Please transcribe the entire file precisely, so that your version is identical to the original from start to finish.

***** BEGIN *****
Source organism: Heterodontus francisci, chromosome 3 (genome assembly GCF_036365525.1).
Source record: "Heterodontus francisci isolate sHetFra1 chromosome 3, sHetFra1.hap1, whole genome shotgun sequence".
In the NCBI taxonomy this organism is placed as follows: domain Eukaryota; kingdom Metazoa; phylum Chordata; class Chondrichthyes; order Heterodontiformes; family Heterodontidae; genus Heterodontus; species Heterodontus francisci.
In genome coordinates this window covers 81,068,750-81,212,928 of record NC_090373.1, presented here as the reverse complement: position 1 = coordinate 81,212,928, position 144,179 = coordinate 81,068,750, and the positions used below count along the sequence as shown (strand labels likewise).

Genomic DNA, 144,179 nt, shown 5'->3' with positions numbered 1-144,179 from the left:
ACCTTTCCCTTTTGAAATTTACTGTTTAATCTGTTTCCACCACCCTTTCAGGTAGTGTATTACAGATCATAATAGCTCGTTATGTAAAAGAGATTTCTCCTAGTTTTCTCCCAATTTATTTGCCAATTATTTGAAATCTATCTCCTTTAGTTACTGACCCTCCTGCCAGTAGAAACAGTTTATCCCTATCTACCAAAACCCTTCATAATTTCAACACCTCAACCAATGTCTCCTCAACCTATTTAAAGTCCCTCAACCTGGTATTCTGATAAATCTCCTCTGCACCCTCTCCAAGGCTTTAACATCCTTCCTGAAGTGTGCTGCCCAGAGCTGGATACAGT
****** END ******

Source organism: Heterodontus francisci, chromosome 3 (genome assembly GCF_036365525.1).
Source record: "Heterodontus francisci isolate sHetFra1 chromosome 3, sHetFra1.hap1, whole genome shotgun sequence".
In the NCBI taxonomy this organism is placed as follows: domain Eukaryota; kingdom Metazoa; phylum Chordata; class Chondrichthyes; order Heterodontiformes; family Heterodontidae; genus Heterodontus; species Heterodontus francisci.
In genome coordinates this window covers 81,068,750-81,212,928 of record NC_090373.1, presented here as the reverse complement: position 1 = coordinate 81,212,928, position 144,179 = coordinate 81,068,750, and the positions used below count along the sequence as shown (strand labels likewise).

Genomic DNA, 144,179 nt, shown 5'->3' with positions numbered 1-144,179 from the left:
ACCTTTCCCTTTTGAAATTTACTGTTTAATCTGTTTCCACCACCCTTTCAGGTAGTGTATTACAGATCATAATAGCTCGTTATGTAAAAGAGATTTCTCCTAGTTTTCTCCCAATTTATTTGCCAATTATTTGAAATCTATCTCCTTTAGTTACTGACCCTCCTGCCAGTAGAAACAGTTTATCCCTATCTACCAAAACCCTTCATAATTTCAACACCTCAACCAATGTCTCCTCAACCTATTTAAAGTCCCTCAACCTGGTATTCTGATAAATCTCCTCTGCACCCTCTCCAAGGCTTTAACATCCTTCCTGAAGTGTGCTGCCCAGAGCTGGATACAGT